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Settlement Loans And Lawsuit Loans: Types, Pros, Cons, And Potential Pitfalls

By Dr. Tom Rhudy

Traditionally, the terms “settlement loans” and “lawsuit loans” referred to a court settlement from a law suit. These settlements were to be paid out to you over a period time, in specified amounts and due dates, and were considered incoming revenue, although not necessarily taxable. Because they were money owed to you, you could borrow on, or even sell your interest in it.

You had to be employed to borrow against a lawsuit loan, but most court settlements were a result of some injury and this was often not a viable option for injured people. However, the other option was to basically sell the settlement to some investor who gave you less than the total amount, but you at least got your lump sum of money. Litigation funding turned the tables on heavy-handed creditors!

Although this may not be preferable, but the fact is that many of those against whom judgments are ordered would be classified as “judgment-proof.” If you need the money for major health problems, you may have to liquidate assets to pay doctors’ and hospitals’ bills. Lawsuit Loans and settlement loans often keep plaintiffs from having to liquidate their assets merely to satisfy outstanding indebtedness.

The more common use of settlement funding today is a lawsuit loan that one may obtain for those people who otherwise would have much more than they make and would get behind on their monthly payments. A settlement loan is one way to avoid financial distress in litigation.

If you decide to restructure, have your IRS Tax Return papers handy. Lenders will want to have proof of your ability to make payments. Sometimes your creditor will agree to waive the accrued interest while the account was late, and extend the term of the loan so you have smaller payments. (Once again, there is no credit-check required for those seeking lawsuit loans and settlement loans.)

Most often these creditors will not agree to any extension or restructuring, they want to settle it and get it off their books by agreeing to a smaller total amount of money to pay off the high balance you ran up. The down side of this is that if you do not have the money to make your smaller monthly payments, where are you going to get a large sum of money to pay this completely off?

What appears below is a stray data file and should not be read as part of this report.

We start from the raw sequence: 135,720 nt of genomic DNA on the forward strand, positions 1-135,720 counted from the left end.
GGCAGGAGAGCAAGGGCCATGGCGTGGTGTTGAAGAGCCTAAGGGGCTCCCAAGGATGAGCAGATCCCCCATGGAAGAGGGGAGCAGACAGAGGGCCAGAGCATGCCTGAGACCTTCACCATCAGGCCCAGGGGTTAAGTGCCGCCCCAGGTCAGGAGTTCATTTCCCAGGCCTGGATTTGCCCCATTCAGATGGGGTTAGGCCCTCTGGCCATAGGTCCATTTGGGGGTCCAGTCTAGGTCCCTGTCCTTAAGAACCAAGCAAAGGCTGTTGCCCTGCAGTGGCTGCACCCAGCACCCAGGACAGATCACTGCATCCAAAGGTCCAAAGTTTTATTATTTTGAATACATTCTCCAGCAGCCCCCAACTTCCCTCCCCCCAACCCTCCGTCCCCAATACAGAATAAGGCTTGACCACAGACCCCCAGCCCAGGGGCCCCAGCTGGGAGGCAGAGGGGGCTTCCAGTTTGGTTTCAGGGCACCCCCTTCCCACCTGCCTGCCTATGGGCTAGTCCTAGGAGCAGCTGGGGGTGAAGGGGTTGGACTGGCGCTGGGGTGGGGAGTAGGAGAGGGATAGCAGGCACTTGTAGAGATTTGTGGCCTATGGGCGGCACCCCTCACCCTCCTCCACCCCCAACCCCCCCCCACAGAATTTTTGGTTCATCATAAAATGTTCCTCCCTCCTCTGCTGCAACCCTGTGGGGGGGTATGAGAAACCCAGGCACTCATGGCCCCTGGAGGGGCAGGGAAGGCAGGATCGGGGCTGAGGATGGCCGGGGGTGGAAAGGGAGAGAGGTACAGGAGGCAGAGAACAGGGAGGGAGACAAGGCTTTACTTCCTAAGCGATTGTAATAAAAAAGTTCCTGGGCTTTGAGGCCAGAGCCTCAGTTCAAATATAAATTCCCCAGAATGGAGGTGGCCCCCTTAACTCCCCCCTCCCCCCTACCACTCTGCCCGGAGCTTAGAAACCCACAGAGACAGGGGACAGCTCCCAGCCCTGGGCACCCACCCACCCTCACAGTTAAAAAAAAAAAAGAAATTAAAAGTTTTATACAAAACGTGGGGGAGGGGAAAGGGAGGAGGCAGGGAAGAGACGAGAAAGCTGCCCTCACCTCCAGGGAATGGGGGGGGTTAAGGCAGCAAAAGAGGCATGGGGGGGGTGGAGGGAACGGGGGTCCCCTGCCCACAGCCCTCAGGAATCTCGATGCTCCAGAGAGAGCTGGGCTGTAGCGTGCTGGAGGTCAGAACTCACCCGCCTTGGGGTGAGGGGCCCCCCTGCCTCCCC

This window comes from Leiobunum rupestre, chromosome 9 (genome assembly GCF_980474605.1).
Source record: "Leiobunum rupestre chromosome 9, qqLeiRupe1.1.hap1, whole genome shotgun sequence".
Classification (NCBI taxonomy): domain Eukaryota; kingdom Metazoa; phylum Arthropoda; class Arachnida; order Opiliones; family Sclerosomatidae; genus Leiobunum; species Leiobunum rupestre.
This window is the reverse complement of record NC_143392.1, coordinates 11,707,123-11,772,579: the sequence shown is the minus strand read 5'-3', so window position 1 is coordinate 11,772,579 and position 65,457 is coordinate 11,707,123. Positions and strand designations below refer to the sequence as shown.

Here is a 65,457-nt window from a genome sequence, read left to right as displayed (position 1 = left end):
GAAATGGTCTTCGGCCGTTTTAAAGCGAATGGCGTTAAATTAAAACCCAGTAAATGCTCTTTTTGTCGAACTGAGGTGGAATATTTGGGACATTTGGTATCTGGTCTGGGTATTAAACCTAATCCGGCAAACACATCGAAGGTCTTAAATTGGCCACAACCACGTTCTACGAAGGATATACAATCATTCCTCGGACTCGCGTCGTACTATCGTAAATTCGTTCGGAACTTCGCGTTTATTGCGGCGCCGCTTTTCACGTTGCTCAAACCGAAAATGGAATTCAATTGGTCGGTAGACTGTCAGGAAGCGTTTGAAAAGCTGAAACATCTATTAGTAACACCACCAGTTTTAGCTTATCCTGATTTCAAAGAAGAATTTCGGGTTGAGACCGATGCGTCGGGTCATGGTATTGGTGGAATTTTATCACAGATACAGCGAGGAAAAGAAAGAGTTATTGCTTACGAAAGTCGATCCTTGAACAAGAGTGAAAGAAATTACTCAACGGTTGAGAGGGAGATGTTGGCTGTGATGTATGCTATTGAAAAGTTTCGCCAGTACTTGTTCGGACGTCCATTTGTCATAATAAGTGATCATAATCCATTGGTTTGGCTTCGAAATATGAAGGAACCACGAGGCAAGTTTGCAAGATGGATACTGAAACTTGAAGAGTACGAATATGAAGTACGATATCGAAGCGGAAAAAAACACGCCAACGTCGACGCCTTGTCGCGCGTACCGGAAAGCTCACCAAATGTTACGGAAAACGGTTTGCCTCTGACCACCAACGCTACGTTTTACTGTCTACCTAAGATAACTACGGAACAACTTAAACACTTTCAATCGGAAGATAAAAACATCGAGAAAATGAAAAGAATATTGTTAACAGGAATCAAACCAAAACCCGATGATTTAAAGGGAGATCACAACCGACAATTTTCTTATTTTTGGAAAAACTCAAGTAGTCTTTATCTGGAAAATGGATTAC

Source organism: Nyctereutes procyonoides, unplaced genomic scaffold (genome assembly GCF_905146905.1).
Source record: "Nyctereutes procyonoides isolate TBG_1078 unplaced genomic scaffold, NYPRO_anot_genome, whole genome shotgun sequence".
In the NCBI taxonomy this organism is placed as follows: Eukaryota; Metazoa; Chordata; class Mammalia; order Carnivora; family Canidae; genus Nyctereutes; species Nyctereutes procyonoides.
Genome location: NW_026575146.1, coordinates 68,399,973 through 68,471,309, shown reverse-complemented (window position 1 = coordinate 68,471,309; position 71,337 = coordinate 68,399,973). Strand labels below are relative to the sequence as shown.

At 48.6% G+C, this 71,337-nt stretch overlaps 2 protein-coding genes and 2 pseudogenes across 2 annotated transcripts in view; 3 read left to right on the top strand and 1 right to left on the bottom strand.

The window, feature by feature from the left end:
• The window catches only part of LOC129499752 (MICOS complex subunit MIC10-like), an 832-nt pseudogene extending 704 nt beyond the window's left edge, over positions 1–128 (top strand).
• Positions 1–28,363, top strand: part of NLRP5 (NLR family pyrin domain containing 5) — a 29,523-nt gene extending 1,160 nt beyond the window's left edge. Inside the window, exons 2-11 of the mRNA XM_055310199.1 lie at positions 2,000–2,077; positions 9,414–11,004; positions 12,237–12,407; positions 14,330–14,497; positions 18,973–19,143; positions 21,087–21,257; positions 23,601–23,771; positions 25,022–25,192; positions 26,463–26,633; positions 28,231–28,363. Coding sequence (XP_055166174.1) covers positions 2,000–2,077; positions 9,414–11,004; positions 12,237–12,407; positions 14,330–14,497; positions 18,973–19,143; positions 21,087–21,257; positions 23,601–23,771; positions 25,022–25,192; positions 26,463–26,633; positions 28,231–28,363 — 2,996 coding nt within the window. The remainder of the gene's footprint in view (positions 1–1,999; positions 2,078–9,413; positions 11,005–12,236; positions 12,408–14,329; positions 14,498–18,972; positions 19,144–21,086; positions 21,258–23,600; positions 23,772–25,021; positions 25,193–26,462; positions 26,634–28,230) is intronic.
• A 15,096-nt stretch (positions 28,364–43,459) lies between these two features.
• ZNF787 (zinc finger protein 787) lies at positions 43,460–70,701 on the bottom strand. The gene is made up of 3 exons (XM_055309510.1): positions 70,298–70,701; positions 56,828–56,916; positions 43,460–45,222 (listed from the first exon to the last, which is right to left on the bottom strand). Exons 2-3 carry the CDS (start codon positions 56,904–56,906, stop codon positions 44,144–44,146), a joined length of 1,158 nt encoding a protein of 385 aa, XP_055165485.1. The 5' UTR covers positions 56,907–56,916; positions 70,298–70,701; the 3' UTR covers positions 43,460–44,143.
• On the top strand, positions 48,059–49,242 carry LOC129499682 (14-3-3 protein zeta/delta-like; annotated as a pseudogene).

Whether getting obtaining lawsuit loans and settlement loans or attempting to work out other agreements with your creditors, the main issue is that you should plan your personal finances much better to offset any unforeseen events. Avoid using your credit cards to charge things. Put the same amount in a bank account where it can build up and then divert some of it to a retirement account where it will help offset the ever rising cost of living when the time comes for you to retire.

Looking for more information about lawsuit loans? Please allow us to provide more information regarding lawsuit settlement loans. Please stop by today, and you may either apply online for a lawsuit settlement loan or review our settlement loans frequently asked questions archive.

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Article Citation
MLA Style Citation:
Rhudy, Dr. T. "Settlement Loans And Lawsuit Loans: Types, Pros, Cons, And Potential Pitfalls." Settlement Loans And Lawsuit Loans: Types, Pros, Cons, And Potential Pitfalls. 24 Jul. 2010. uberarticles.com. 31 Oct 2014 <http://uberarticles.com/finance/loans/settlement-loans-and-lawsuit-loans-types-pros-cons-and-potential-pitfalls/>.

APA Style Citation:
Rhudy, D (2010, July 24). Settlement Loans And Lawsuit Loans: Types, Pros, Cons, And Potential Pitfalls. Retrieved October 31, 2014, from http://uberarticles.com/finance/loans/settlement-loans-and-lawsuit-loans-types-pros-cons-and-potential-pitfalls/

Chicago Style Citation:
Rhudy, Dr. T. "Settlement Loans And Lawsuit Loans: Types, Pros, Cons, And Potential Pitfalls" uberarticles.com. http://uberarticles.com/finance/loans/settlement-loans-and-lawsuit-loans-types-pros-cons-and-potential-pitfalls/


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